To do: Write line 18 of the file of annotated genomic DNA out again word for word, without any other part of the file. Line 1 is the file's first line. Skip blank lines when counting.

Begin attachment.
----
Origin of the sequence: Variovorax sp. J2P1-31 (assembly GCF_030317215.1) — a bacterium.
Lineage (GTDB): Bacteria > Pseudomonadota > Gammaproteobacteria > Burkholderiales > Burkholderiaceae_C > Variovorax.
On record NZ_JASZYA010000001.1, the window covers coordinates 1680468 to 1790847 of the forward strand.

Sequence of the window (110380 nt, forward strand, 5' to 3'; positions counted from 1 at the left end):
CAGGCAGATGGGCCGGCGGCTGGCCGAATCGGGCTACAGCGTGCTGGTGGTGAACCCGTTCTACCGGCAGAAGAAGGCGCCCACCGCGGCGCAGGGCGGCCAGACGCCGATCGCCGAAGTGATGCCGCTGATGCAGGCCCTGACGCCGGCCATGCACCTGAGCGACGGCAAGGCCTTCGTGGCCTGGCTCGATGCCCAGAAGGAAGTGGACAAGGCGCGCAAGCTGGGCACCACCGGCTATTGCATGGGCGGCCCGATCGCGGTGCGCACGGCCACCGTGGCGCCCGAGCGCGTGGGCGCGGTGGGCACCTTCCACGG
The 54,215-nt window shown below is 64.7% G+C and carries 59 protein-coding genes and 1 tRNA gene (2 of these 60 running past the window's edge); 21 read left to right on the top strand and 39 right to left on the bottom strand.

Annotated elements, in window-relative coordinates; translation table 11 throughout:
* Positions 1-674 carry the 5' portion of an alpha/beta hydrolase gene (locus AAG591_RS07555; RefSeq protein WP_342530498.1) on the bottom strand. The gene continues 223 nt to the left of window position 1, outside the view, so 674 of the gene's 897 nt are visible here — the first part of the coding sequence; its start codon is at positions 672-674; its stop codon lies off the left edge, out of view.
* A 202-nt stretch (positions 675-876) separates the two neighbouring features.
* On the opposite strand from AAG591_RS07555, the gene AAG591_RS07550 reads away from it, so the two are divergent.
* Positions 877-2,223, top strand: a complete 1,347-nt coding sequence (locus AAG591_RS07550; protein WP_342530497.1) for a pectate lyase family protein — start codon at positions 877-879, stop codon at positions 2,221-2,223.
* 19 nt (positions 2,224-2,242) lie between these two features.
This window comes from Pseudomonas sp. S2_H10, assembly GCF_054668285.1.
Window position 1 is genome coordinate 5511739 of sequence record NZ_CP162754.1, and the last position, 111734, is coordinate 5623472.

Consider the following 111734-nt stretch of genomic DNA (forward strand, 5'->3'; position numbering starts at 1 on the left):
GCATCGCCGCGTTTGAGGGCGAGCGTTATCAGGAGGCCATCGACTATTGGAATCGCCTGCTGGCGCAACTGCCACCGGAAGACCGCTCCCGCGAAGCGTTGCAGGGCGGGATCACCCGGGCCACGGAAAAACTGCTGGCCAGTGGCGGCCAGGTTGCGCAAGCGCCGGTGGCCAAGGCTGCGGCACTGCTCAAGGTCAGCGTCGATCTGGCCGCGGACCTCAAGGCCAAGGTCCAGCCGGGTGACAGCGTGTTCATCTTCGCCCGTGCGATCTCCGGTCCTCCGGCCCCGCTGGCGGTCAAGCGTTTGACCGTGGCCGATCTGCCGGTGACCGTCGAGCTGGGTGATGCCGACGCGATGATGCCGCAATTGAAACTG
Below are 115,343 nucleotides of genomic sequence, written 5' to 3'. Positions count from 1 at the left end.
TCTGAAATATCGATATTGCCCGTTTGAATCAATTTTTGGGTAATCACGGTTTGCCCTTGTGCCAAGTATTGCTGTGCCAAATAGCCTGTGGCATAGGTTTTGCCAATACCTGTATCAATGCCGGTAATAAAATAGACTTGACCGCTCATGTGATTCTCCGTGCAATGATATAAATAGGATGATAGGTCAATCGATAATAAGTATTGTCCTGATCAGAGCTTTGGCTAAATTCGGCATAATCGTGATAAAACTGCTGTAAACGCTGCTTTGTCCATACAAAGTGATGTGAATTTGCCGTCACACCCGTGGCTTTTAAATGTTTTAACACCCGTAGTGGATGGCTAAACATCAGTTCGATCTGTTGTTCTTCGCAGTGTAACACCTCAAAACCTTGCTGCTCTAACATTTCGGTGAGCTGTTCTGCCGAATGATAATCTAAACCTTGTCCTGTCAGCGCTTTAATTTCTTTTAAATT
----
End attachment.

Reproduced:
TCTGAAATATCGATATTGCCCGTTTGAATCAATTTTTGGGTAATCACGGTTTGCCCTTGTGCCAAGTATTGCTGTGCCAAATAGCCTGTGGCATAGGTTTTGCCAATACCTGTATCAATGCCGGTAATAAAATAGACTTGACCGCTCATGTGATTCTCCGTGCAATGATATAAATAGGATGATAGGTCAATCGATAATAAGTATTGTCCTGATCAGAGCTTTGGCTAAATTCGGCATAATCGTGATAAAACTGCTGTAAACGCTGCTTTGTCCATACAAAGTGATGTGAATTTGCCGTCACACCCGTGGCTTTTAAATGTTTTAACACCCGTAGTGGATGGCTAAACATCAGTTCGATCTGTTGTTCTTCGCAGTGTAACACCTCAAAACCTTGCTGCTCTAACATTTCGGTGAGCTGTTCTGCCGAATGATAATCTAAACCTTGTCCTGTCAGCGCTTTAATTTCTTTTAAATT